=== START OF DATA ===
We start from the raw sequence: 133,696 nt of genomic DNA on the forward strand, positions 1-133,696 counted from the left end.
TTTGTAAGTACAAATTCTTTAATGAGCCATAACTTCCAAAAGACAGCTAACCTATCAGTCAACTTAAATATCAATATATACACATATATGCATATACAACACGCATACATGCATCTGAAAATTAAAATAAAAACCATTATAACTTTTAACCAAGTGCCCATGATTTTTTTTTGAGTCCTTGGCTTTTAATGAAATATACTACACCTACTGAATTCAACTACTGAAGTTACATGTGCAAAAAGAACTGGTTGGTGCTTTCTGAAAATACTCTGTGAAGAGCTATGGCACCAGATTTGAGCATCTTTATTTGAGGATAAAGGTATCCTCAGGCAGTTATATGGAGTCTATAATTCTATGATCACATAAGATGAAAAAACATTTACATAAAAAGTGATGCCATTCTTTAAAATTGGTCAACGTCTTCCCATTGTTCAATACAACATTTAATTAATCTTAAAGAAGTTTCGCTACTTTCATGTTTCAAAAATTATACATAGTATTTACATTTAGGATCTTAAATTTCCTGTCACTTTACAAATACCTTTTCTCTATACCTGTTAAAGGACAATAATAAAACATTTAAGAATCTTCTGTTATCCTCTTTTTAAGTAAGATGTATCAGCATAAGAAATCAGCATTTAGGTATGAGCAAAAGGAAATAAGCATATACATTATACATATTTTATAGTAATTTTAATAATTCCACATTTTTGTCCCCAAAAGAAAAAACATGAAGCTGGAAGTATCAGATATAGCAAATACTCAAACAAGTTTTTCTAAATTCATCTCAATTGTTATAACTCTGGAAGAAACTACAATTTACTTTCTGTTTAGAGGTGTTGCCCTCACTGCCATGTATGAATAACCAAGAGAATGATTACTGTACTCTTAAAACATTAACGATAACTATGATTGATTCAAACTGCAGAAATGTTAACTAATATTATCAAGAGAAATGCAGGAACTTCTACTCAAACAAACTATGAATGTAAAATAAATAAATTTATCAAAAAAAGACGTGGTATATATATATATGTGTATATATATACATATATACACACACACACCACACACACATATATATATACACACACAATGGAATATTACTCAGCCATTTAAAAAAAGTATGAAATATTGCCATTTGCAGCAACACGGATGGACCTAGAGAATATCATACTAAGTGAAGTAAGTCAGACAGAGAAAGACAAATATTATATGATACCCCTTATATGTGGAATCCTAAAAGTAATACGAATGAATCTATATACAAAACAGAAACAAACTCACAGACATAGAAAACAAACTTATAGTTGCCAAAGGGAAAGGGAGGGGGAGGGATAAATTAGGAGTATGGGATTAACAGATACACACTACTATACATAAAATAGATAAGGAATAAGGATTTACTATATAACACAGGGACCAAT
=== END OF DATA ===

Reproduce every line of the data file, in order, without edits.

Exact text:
We start from the raw sequence: 133,696 nt of genomic DNA on the forward strand, positions 1-133,696 counted from the left end.
TTTGTAAGTACAAATTCTTTAATGAGCCATAACTTCCAAAAGACAGCTAACCTATCAGTCAACTTAAATATCAATATATACACATATATGCATATACAACACGCATACATGCATCTGAAAATTAAAATAAAAACCATTATAACTTTTAACCAAGTGCCCATGATTTTTTTTTGAGTCCTTGGCTTTTAATGAAATATACTACACCTACTGAATTCAACTACTGAAGTTACATGTGCAAAAAGAACTGGTTGGTGCTTTCTGAAAATACTCTGTGAAGAGCTATGGCACCAGATTTGAGCATCTTTATTTGAGGATAAAGGTATCCTCAGGCAGTTATATGGAGTCTATAATTCTATGATCACATAAGATGAAAAAACATTTACATAAAAAGTGATGCCATTCTTTAAAATTGGTCAACGTCTTCCCATTGTTCAATACAACATTTAATTAATCTTAAAGAAGTTTCGCTACTTTCATGTTTCAAAAATTATACATAGTATTTACATTTAGGATCTTAAATTTCCTGTCACTTTACAAATACCTTTTCTCTATACCTGTTAAAGGACAATAATAAAACATTTAAGAATCTTCTGTTATCCTCTTTTTAAGTAAGATGTATCAGCATAAGAAATCAGCATTTAGGTATGAGCAAAAGGAAATAAGCATATACATTATACATATTTTATAGTAATTTTAATAATTCCACATTTTTGTCCCCAAAAGAAAAAACATGAAGCTGGAAGTATCAGATATAGCAAATACTCAAACAAGTTTTTCTAAATTCATCTCAATTGTTATAACTCTGGAAGAAACTACAATTTACTTTCTGTTTAGAGGTGTTGCCCTCACTGCCATGTATGAATAACCAAGAGAATGATTACTGTACTCTTAAAACATTAACGATAACTATGATTGATTCAAACTGCAGAAATGTTAACTAATATTATCAAGAGAAATGCAGGAACTTCTACTCAAACAAACTATGAATGTAAAATAAATAAATTTATCAAAAAAAGACGTGGTATATATATATATGTGTATATATATACATATATACACACACACACCACACACACATATATATATACACACACAATGGAATATTACTCAGCCATTTAAAAAAAGTATGAAATATTGCCATTTGCAGCAACACGGATGGACCTAGAGAATATCATACTAAGTGAAGTAAGTCAGACAGAGAAAGACAAATATTATATGATACCCCTTATATGTGGAATCCTAAAAGTAATACGAATGAATCTATATACAAAACAGAAACAAACTCACAGACATAGAAAACAAACTTATAGTTGCCAAAGGGAAAGGGAGGGGGAGGGATAAATTAGGAGTATGGGATTAACAGATACACACTACTATACATAAAATAGATAAGGAATAAGGATTTACTATATAACACAGGGACCAAT